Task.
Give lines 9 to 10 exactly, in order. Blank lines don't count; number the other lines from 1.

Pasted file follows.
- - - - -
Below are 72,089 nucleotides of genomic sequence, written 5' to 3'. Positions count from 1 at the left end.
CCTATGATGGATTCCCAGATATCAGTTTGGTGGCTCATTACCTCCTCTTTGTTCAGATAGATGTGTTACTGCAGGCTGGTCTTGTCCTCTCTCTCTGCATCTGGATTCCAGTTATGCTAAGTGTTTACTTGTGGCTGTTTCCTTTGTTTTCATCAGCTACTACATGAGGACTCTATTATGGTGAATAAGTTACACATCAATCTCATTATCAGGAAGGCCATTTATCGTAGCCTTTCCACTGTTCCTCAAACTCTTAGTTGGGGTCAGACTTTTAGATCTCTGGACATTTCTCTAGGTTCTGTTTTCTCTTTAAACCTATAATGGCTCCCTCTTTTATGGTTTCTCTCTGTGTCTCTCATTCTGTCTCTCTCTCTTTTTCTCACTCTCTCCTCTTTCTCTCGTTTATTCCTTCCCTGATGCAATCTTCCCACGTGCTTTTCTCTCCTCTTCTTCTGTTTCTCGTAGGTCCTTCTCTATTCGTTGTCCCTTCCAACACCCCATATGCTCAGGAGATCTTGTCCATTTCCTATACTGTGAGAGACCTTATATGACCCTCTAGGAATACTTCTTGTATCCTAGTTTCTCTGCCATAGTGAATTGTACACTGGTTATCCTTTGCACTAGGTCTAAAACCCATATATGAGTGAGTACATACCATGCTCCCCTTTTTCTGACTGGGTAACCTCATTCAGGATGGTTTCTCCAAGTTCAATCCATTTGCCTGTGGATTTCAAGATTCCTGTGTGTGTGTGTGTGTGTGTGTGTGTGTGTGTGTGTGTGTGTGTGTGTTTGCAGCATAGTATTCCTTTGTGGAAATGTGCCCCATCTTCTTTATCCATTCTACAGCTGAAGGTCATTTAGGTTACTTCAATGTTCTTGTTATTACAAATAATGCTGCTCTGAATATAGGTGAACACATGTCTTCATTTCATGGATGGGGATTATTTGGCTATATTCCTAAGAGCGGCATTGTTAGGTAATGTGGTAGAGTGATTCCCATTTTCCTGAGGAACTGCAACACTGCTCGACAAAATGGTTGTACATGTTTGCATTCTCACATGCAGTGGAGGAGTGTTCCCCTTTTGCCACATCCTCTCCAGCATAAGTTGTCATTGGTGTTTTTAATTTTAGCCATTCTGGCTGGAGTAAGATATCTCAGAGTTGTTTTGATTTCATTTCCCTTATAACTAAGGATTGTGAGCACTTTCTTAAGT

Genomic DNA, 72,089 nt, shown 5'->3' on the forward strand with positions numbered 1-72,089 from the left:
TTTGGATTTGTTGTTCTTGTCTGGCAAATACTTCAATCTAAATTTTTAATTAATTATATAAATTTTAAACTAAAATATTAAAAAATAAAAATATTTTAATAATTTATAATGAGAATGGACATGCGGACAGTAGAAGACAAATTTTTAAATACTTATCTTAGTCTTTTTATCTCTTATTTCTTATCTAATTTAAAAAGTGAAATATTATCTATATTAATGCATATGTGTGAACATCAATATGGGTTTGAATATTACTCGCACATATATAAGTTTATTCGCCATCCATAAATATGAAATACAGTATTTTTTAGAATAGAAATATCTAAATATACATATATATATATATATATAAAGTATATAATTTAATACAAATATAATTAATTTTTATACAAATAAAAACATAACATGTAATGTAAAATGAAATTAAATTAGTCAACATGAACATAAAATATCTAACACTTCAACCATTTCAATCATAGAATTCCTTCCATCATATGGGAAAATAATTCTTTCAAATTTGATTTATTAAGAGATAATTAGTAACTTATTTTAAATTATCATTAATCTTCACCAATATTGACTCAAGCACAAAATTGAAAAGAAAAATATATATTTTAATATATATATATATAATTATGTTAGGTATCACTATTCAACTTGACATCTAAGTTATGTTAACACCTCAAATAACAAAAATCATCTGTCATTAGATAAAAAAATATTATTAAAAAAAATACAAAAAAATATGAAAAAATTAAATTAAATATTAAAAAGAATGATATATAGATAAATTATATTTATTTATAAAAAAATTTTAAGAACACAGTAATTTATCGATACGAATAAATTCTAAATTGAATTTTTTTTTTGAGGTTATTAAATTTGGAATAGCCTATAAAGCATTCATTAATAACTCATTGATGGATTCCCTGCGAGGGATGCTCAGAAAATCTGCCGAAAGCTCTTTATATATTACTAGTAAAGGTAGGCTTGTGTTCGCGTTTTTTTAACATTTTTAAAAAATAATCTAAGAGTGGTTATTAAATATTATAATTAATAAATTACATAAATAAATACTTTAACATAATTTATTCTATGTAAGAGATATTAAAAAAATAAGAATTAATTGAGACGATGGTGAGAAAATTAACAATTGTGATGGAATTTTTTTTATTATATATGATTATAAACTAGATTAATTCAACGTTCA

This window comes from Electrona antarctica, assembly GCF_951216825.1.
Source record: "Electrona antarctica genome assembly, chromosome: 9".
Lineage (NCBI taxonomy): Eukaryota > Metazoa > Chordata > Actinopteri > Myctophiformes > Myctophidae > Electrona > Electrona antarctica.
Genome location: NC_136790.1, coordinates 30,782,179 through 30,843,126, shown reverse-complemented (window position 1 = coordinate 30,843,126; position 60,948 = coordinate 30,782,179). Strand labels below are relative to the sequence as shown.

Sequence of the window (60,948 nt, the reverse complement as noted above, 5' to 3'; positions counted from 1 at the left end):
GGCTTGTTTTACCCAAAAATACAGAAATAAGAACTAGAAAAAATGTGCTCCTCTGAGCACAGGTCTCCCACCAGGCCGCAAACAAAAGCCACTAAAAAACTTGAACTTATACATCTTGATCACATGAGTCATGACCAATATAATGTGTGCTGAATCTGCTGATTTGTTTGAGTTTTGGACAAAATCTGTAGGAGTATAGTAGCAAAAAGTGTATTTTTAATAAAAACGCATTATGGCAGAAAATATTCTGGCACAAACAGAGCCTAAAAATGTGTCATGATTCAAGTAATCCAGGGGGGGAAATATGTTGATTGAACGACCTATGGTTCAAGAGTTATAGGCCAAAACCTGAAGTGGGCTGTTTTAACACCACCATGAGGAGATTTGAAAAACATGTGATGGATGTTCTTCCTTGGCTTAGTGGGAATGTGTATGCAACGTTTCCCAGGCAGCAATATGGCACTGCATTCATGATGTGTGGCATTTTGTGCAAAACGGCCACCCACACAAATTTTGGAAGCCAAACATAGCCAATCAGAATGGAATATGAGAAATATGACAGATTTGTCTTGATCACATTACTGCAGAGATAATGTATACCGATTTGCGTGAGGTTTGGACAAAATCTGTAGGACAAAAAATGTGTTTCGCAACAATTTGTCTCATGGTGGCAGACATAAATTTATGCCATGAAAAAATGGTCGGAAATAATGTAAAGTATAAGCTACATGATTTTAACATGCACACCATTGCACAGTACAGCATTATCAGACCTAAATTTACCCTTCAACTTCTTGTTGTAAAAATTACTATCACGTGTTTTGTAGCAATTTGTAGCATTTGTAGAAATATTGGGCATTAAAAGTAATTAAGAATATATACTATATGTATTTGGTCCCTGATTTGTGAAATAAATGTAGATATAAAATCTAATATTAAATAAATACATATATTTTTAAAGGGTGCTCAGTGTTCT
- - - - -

Sequence of the window (60,948 nt, the reverse complement as noted above, 5' to 3'; positions counted from 1 at the left end):
GGCTTGTTTTACCCAAAAATACAGAAATAAGAACTAGAAAAAATGTGCTCCTCTGAGCACAGGTCTCCCACCAGGCCGCAAACAAAAGCCACTAAAAAACTTGAACTTATACATCTTGATCACATGAGTCATGACCAATATAATGTGTGCTGAATCTGCTGATTTGTTTGAGTTTTGGACAAAATCTGTAGGAGTATAGTAGCAAAAAGTGTATTTTTAATAAAAACGCATTATGGCAGAAAATATTCTGGCACAAACAGAGCCTAAAAATGTGTCATGATTCAAGTAATCCAGGGGGGGAAATATGTTGATTGAACGACCTATGGTTCAAGAGTTATAGGCCAAAACCTGAAGTGGGCTGTTTTAACACCACCATGAGGAGATTTGAAAAACATGTGATGGATGTTCTTCCTTGGCTTAGTGGGAATGTGTATGCAACGTTTCCCAGGCAGCAATATGGCACTGCATTCATGATGTGTGGCATTTTGTGCAAAACGGCCACCCACACAAATTTTGGAAGCCAAACATAGCCAATCAGAATGGAATATGAGAAATATGACAGATTTGTCTTGATCACATTACTGCAGAGATAATGTATACCGATTTGCGTGAGGTTTGGACAAAATCTGTAGGACAAAAAATGTGTTTCGCAACAATTTGTCTCATGGTGGCAGACATAAATTTATGCCATGAAAAAATGGTCGGAAATAATGTAAAGTATAAGCTACATGATTTTAACATGCACACCATTGCACAGTACAGCATTATCAGACCTAAATTTACCCTTCAACTTCTTGTTGTAAAAATTACTATCACGTGTTTTGTAGCAATTTGTAGCATTTGTAGAAATATTGGGCATTAAAAGTAATTAAGAATATATACTATATGTATTTGGTCCCTGATTTGTGAAATAAATGTAGATATAAAATCTAATATTAAATAAATACATATATTTTTAAAGGGTGCTCAGTGTTCT